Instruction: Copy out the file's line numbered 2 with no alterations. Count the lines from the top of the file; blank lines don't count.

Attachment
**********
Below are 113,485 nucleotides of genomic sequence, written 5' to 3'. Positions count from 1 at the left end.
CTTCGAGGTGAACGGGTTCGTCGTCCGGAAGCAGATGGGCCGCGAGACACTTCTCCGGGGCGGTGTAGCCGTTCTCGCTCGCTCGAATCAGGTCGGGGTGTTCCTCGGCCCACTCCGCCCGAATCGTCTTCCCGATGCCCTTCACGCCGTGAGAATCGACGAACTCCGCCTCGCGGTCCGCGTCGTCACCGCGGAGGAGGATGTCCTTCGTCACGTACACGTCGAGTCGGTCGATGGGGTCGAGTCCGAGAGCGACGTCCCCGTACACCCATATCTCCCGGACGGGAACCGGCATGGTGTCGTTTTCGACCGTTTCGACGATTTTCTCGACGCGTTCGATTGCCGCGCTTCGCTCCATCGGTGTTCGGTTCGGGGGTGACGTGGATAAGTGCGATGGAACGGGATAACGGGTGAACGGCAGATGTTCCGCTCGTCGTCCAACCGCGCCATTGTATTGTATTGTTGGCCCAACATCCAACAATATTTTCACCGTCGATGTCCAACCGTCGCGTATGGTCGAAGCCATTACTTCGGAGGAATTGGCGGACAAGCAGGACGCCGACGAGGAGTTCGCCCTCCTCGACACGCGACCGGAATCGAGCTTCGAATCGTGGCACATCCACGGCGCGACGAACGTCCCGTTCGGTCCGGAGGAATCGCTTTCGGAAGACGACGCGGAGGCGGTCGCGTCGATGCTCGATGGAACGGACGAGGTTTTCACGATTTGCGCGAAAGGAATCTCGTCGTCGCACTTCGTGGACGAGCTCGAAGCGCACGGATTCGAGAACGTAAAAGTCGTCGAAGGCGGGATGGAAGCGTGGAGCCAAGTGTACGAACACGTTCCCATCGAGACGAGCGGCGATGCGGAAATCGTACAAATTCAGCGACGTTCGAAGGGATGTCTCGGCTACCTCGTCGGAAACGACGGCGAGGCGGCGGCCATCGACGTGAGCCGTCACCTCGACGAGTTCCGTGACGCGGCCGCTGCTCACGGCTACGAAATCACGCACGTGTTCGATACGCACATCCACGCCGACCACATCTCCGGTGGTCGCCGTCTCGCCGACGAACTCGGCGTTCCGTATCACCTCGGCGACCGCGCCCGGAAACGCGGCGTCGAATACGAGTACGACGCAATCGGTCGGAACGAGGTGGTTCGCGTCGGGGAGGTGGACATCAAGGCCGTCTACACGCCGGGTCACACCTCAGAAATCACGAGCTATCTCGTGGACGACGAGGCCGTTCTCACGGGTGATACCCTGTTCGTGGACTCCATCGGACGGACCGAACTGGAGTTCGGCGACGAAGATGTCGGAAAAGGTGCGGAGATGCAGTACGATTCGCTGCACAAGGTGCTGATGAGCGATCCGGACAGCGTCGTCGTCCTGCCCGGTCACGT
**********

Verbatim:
CTTCGAGGTGAACGGGTTCGTCGTCCGGAAGCAGATGGGCCGCGAGACACTTCTCCGGGGCGGTGTAGCCGTTCTCGCTCGCTCGAATCAGGTCGGGGTGTTCCTCGGCCCACTCCGCCCGAATCGTCTTCCCGATGCCCTTCACGCCGTGAGAATCGACGAACTCCGCCTCGCGGTCCGCGTCGTCACCGCGGAGGAGGATGTCCTTCGTCACGTACACGTCGAGTCGGTCGATGGGGTCGAGTCCGAGAGCGACGTCCCCGTACACCCATATCTCCCGGACGGGAACCGGCATGGTGTCGTTTTCGACCGTTTCGACGATTTTCTCGACGCGTTCGATTGCCGCGCTTCGCTCCATCGGTGTTCGGTTCGGGGGTGACGTGGATAAGTGCGATGGAACGGGATAACGGGTGAACGGCAGATGTTCCGCTCGTCGTCCAACCGCGCCATTGTATTGTATTGTTGGCCCAACATCCAACAATATTTTCACCGTCGATGTCCAACCGTCGCGTATGGTCGAAGCCATTACTTCGGAGGAATTGGCGGACAAGCAGGACGCCGACGAGGAGTTCGCCCTCCTCGACACGCGACCGGAATCGAGCTTCGAATCGTGGCACATCCACGGCGCGACGAACGTCCCGTTCGGTCCGGAGGAATCGCTTTCGGAAGACGACGCGGAGGCGGTCGCGTCGATGCTCGATGGAACGGACGAGGTTTTCACGATTTGCGCGAAAGGAATCTCGTCGTCGCACTTCGTGGACGAGCTCGAAGCGCACGGATTCGAGAACGTAAAAGTCGTCGAAGGCGGGATGGAAGCGTGGAGCCAAGTGTACGAACACGTTCCCATCGAGACGAGCGGCGATGCGGAAATCGTACAAATTCAGCGACGTTCGAAGGGATGTCTCGGCTACCTCGTCGGAAACGACGGCGAGGCGGCGGCCATCGACGTGAGCCGTCACCTCGACGAGTTCCGTGACGCGGCCGCTGCTCACGGCTACGAAATCACGCACGTGTTCGATACGCACATCCACGCCGACCACATCTCCGGTGGTCGCCGTCTCGCCGACGAACTCGGCGTTCCGTATCACCTCGGCGACCGCGCCCGGAAACGCGGCGTCGAATACGAGTACGACGCAATCGGTCGGAACGAGGTGGTTCGCGTCGGGGAGGTGGACATCAAGGCCGTCTACACGCCGGGTCACACCTCAGAAATCACGAGCTATCTCGTGGACGACGAGGCCGTTCTCACGGGTGATACCCTGTTCGTGGACTCCATCGGACGGACCGAACTGGAGTTCGGCGACGAAGATGTCGGAAAAGGTGCGGAGATGCAGTACGATTCGCTGCACAAGGTGCTGATGAGCGATCCGGACAGCGTCGTCGTCCTGCCCGGTCACGT